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POS advertising has been considered an impor- mented such bans, others did not. These variations tant and strategic channel through which the to- in the implementation of POS advertising bans bacco industry utilizes to maintain current users across countries and years allows comparing smok- and obtain new ones.6,7 Studies show that POS ad- ing outcomes between countries with and without vertising encourages unplanned purchase, decreas- such bans. Our study focused on adult population es smokers’ chances of cessation, and encourages and provided global evidence on the impacts of former smokers return to tobacco use by providing POS cigarette advertising bans on smoking preva- current and former smokers’ cues of smoking.8-10 lence and cigarette consumption while controlling POS advertising also increases the odds of ever for year and country fixed effects as well as coun- smoking11,12 and the likelihood of youth initiating tries’ economic conditions and the tobacco control smoking.13 environments. Article 13 of the WHO Framework Conven- tion on Tobacco Control (FCTC) requires that all METHODS party countries must implement a comprehensive Data and Measures ban on tobacco advertising, promotion, and spon- Data used in this study came from several sources. sorship (or restrictions if the comprehensive ban 5 Data on annual smoking prevalence and per capita violated their constitutional principles). As more cigarette consumption were obtained from Euro- and more countries ratified the WHO FCTC, the monitor International cigarette and tobacco coun- global population protected by POS advertising try reports. The information on country-level POS bans increased significantly. Until 2014, 75 out advertising bans were compiled from the WHO of 180 party countries to the WHO FCTC have MPOWER package, Euromonitor International banned POS cigarette advertising, with approxi- cigarette and tobacco country reports, the ERC mately 25% of the world population protected by 14 tobacco country reports, and other online sources. such bans. The information on countries’ economic condition Previous studies have examined the effects of and demographics, such as gross domestic product POS advertising bans on smoking either by focus- (GDP) per capita, and percent population aged ing on one specific country, comparing its smoking 15 15-64 and 65 and over was from the World Bank outcomes before and after the ban or compar- database. ing smoking outcomes from multiple countries 16 Point-of-sale cigarette advertising bans. We with and without such ban. However, as eco- gathered the information on the country-level nomic conditions and the tobacco control environ- POS advertising bans from the WHO MPOW- ment vary by country, the findings from a specific ER packages from 2007-2008, 2010, 2012, and country cannot be generalized to other countries. 2014.5,14,17,18 Because the database only provided In addition, the effect of POS advertising bans is the policy status in the years of 2007-2008, 2010, likely confounded with the effects of other related 2012, and 2014, we cross-examined Euromonitor policies, as the national cigarette advertising bans International cigarette and tobacco country reports, may come concurrent with other tobacco control ERC tobacco reports, and other online sources to efforts. identify the implementation years of POS advertis- In this study, we used the repeated cross-sectional ing bans in each country. The dummy variable of data to investigate the associations between POS POS advertising bans was coded as “1” if countries cigarette advertising bans and cigarette smoking reported to have POS advertising bans in the years during 2007-2014. This study built upon existing of/after the implementation dates and as “0” for studies by providing a broader scope of evidence the years before these dates. with global databases, which included the informa- Smoking prevalence and per capita cigarette tion on tobacco control policies for 196 countries consumption. The Euromonitor International cig- during 2007-2014, the period where an increasing arette and tobacco country reports contained the number of countries have ratified the WHO FCTC information on adult smoking prevalence for 63 guidelines and implemented POS advertising bans. countries during 2007-2014 (Appendix A). Adult During 2007-2014, whereas some countries imple- smokers were defined as daily smokers who are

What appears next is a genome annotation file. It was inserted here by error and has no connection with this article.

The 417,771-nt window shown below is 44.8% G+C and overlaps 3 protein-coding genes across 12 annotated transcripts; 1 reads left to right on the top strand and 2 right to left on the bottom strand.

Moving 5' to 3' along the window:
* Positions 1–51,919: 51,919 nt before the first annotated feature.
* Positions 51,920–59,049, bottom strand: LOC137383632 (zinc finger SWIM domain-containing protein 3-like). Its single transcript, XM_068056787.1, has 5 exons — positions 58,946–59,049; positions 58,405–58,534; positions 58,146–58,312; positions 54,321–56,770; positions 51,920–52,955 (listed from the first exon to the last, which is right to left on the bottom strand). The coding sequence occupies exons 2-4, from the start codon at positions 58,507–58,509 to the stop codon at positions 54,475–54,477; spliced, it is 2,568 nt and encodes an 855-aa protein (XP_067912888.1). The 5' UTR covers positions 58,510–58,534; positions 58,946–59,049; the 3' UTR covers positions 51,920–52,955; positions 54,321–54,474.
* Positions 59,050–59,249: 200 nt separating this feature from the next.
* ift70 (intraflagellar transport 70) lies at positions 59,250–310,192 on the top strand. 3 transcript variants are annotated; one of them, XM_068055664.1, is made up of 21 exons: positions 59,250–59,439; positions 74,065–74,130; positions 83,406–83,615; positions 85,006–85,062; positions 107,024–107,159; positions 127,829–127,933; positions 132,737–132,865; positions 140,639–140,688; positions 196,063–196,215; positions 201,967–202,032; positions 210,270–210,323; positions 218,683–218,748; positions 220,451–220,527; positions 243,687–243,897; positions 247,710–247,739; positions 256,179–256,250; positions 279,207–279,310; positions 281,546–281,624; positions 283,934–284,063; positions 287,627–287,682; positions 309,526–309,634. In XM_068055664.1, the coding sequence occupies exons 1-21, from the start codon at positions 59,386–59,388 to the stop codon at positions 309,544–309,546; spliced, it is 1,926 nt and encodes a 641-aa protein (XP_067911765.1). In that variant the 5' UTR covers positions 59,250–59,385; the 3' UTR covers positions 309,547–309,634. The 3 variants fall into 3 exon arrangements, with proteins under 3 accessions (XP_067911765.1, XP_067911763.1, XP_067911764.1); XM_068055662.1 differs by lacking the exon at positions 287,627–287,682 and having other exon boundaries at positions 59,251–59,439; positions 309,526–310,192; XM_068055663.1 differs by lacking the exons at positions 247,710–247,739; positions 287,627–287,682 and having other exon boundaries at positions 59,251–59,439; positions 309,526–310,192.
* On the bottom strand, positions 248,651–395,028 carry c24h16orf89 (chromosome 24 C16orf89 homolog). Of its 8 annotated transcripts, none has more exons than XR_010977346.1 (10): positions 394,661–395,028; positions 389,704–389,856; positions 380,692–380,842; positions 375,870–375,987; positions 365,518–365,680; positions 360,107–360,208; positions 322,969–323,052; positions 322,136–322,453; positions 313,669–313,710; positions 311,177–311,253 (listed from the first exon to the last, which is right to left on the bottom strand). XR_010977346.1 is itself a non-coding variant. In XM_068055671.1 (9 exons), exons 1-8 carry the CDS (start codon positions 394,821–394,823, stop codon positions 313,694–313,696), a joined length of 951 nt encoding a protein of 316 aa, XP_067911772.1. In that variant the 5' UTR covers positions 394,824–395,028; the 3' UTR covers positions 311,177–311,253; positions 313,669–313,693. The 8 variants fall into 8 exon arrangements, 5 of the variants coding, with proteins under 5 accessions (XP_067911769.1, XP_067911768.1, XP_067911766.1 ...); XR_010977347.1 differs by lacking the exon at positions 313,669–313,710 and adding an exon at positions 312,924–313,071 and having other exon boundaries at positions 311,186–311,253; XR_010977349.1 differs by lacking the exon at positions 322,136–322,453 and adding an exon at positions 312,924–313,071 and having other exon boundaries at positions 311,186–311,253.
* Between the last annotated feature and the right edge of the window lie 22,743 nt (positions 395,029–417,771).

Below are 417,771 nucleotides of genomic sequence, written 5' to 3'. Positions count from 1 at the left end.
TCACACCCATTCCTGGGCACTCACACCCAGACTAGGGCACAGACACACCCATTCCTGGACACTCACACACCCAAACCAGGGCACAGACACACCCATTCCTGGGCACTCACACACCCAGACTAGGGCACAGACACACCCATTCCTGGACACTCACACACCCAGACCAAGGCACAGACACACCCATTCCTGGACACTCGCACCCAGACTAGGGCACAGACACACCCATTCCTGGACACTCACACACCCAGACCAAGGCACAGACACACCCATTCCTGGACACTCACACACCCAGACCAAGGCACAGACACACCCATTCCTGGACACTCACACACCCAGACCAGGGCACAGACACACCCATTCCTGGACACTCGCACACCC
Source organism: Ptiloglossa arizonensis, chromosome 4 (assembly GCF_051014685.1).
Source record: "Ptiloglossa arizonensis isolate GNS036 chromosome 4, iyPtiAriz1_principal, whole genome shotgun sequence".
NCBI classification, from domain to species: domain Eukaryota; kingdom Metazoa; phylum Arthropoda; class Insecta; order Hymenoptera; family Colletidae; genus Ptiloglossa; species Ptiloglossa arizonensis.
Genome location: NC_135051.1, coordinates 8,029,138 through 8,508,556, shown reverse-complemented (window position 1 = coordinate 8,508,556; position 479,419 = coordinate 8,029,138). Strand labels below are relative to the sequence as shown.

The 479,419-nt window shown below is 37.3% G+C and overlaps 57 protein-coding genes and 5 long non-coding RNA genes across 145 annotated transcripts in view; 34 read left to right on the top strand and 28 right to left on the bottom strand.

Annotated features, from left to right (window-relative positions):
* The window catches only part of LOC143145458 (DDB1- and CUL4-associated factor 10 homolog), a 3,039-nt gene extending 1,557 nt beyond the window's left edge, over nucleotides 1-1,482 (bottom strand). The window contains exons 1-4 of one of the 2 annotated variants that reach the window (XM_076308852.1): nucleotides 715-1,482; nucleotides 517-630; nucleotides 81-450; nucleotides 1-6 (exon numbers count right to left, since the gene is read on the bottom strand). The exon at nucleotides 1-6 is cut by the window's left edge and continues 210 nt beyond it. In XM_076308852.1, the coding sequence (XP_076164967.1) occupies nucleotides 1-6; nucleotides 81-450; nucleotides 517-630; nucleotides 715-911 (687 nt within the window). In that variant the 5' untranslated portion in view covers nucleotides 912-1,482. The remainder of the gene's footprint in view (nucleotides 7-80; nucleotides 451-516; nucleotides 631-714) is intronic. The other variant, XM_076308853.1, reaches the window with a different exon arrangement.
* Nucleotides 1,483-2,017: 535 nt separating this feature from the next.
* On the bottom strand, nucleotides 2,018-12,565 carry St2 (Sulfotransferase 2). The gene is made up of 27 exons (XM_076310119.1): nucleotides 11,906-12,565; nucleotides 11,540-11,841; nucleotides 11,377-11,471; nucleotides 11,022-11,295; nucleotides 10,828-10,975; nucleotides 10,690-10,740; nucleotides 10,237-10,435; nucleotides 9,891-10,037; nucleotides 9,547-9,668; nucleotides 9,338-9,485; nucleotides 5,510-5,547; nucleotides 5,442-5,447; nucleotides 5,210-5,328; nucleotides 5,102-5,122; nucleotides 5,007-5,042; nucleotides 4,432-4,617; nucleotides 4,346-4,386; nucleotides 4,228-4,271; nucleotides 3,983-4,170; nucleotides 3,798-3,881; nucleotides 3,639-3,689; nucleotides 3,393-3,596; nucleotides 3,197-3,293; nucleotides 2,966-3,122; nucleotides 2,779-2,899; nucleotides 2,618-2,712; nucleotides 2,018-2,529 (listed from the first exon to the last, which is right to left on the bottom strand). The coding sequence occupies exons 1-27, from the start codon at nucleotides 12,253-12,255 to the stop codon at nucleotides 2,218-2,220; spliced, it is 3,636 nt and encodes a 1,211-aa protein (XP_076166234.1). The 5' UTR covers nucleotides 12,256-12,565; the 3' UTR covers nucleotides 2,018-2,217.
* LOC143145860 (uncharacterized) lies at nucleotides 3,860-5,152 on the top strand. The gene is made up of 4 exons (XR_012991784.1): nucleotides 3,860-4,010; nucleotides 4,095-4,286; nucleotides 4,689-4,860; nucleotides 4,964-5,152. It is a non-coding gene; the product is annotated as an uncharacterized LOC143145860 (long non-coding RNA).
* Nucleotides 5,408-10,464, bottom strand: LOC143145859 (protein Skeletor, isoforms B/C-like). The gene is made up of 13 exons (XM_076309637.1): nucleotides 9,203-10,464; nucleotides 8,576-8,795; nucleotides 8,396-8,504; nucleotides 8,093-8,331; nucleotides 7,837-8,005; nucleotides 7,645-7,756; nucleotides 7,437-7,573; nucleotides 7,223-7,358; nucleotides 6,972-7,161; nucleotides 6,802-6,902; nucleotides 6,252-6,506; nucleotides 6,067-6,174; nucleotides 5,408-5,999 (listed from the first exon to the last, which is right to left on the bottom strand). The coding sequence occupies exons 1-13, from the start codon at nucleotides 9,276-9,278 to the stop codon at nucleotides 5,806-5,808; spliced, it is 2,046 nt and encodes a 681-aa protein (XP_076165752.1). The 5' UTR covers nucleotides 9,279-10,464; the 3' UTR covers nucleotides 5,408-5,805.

Tob Regul Sci.™ 2018;4(5):20-29 DOI: 21 Association between Point-of-Sale Advertising Bans and Cigarette Smoking older than the minimum legal cigarette age able of missing values of the 6 MPOWER scores. in the country.19 Smoking prevalence was captured A score of 2-4 (for M score) and a score of 2-5 as the percentage of daily smokers among adult (for POWER scores) represent the weakest to the population.19 strongest level of the policies.5 The scores in the The reports also included the information on years of 2009, 2011, and 2013 were not reported cigarette sales from both retail and illicit trade (in in the database. Thus, the scores in the previous sticks). The total amount of cigarette consumption years (2007-2008, 2010, and 2012) were used to in a country was constructed as the sum of retail fill in the missing values in these years, assuming cigarette sales and illicit cigarette sales,20 which were that there were no policy changes over the years. the sales for non-duty paid cigarettes, including Alternatively, a linear interpolation of MPOWER smuggled and counterfeit/fake products.19 Thus, policy index was applied to fill out the missing val- per capita cigarette consumption was derived as the ues and yield similar results. To capture the overall fraction of total cigarette sales to the number of tobacco control environment in each country, we population-aged 15 and over. also constructed a composite score that was a sum Cigarette price. Data on cigarette prices came of the 5 MPOWER measures. from the WHO MPOWER dataset. The dataset Year and country identifiers were used to link the contained the information on prices of a 20-ciga- datasets and to compile the final analytical sam- rette pack of the most sold at international ples. Only observations with non-missing values dollars (constant 2005) in 2007-2008, 2010, 2012, of dependent variables (ie, smoking prevalence and and 2014.5,14,17,18 Because cigarette prices were not cigarette consumption) were included in the final reported in the years of 2009, 2011, and 2013, we samples. Thus, the final smoking prevalence sample applied a linear interpolation of cigarette prices includes 63 countries or 490 country-year observa- during the study period to fill out the missing val- tions, and the final cigarette consumption sample ues in these years. includes 75 countries or 593 country-year observa- Countries’ demographics. The World Bank da- tions (Appendix B). Whereas 49% of countries in tabase included full information on country-level the smoking prevalence sample were high-income GDP per capita, the number of population aged 15 countries (with ≥ $12,236 GDP per capita), 51% and over, percent population aged 15 and 64, and were middle- and low-income countries (with less percent population aged 65 and over.21 The data- than $12,236 GDP per capita). On the other hand, base measured GDP per capita as gross domestic 47% of countries in the cigarette consumption product converted to international dollars using sample were high-income countries and 53% were purchasing power parity rates and the consumer middle- and low-income countries. price index.21 Population aged 15-64 and 65-over were defined as the fraction of the total population Data Analysis that were in the age group 15-64 and 65 and over.21 Main analysis. Because smoking prevalence was MPOWER policy index. Since 2008, MPOW- measured as a proportion variable with values be- ER, a policy package to assist countries in achiev- tween 0 and 1, fractional logit regressions,24 a type ing their tobacco control goals was introduced of generalized linear model for bounded outcomes and ratified by the WHO Framework Convention between 0 and 1, were employed to examine the on Tobacco Control. MPOWER measures used association between POS advertising bans and 6 known tobacco control methods: M (monitor smoking prevalence. Ordinary least squares (OLS) tobacco use), P (protect people from smoke), O regressions were applied to examine the associa- (offer help to quit), W (warn about the dangers tion between POS advertising bans and per capita of tobacco), E (enforce bans on tobacco market- cigarette consumption. All regressions controlled ing), and R (raise taxes on tobacco).22,23 A score of for cigarette prices, country-level GDP per capita, “1” represents no known data or no recent data percent population aged 15-64, percent popula- (since 2009) for each policy dimension. To indi- tion aged 65 and over, year indicators, and country cate whether a country has missing data in each fixed-effects. MPOWER measure, we created a categorical vari- Because R score (raising taxes) may be highly